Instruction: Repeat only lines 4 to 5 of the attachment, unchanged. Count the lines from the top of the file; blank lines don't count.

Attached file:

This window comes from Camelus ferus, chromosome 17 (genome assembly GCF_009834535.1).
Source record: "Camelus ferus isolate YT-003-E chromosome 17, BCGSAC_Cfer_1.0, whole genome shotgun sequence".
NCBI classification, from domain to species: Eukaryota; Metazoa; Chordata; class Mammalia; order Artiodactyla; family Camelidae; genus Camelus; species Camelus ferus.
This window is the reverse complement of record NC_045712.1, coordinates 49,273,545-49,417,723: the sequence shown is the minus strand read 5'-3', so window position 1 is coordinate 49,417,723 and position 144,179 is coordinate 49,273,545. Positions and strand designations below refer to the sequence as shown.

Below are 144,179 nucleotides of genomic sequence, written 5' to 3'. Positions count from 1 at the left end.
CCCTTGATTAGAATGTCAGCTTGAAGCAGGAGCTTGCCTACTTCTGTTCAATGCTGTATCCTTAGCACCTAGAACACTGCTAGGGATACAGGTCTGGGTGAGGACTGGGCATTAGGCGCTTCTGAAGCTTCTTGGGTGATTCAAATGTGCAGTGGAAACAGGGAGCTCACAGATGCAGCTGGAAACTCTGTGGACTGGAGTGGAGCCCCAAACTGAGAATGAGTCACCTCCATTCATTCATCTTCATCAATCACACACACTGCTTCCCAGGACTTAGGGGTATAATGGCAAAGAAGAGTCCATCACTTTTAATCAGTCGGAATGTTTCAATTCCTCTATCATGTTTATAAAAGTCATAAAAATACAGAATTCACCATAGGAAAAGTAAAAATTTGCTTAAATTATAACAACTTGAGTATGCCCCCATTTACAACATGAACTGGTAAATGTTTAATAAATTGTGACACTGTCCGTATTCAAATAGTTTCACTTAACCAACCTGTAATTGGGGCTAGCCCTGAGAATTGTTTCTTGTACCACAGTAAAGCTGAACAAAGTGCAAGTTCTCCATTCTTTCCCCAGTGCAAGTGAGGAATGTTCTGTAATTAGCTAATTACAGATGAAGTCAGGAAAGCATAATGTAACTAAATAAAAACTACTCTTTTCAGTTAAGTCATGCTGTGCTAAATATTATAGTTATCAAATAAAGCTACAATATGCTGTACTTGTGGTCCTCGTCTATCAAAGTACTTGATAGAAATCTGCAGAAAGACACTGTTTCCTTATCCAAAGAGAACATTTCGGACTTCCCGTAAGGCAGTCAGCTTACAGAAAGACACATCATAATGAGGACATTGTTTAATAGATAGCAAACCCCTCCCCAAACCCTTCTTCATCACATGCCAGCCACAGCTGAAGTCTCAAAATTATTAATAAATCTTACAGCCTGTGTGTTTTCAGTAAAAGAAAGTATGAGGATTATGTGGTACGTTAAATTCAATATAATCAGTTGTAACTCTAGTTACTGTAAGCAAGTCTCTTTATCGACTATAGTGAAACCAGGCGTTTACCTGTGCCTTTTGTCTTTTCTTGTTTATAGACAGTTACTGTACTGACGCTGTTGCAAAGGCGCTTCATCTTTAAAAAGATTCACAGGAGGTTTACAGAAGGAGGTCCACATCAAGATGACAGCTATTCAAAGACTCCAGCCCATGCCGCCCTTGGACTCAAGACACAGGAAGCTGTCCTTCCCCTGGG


This window is the reverse complement of record NC_045712.1, coordinates 49,273,545-49,417,723: the sequence shown is the minus strand read 5'-3', so window position 1 is coordinate 49,417,723 and position 144,179 is coordinate 49,273,545. Positions and strand designations below refer to the sequence as shown.

Below are 144,179 nucleotides of genomic sequence, written 5' to 3'. Positions count from 1 at the left end.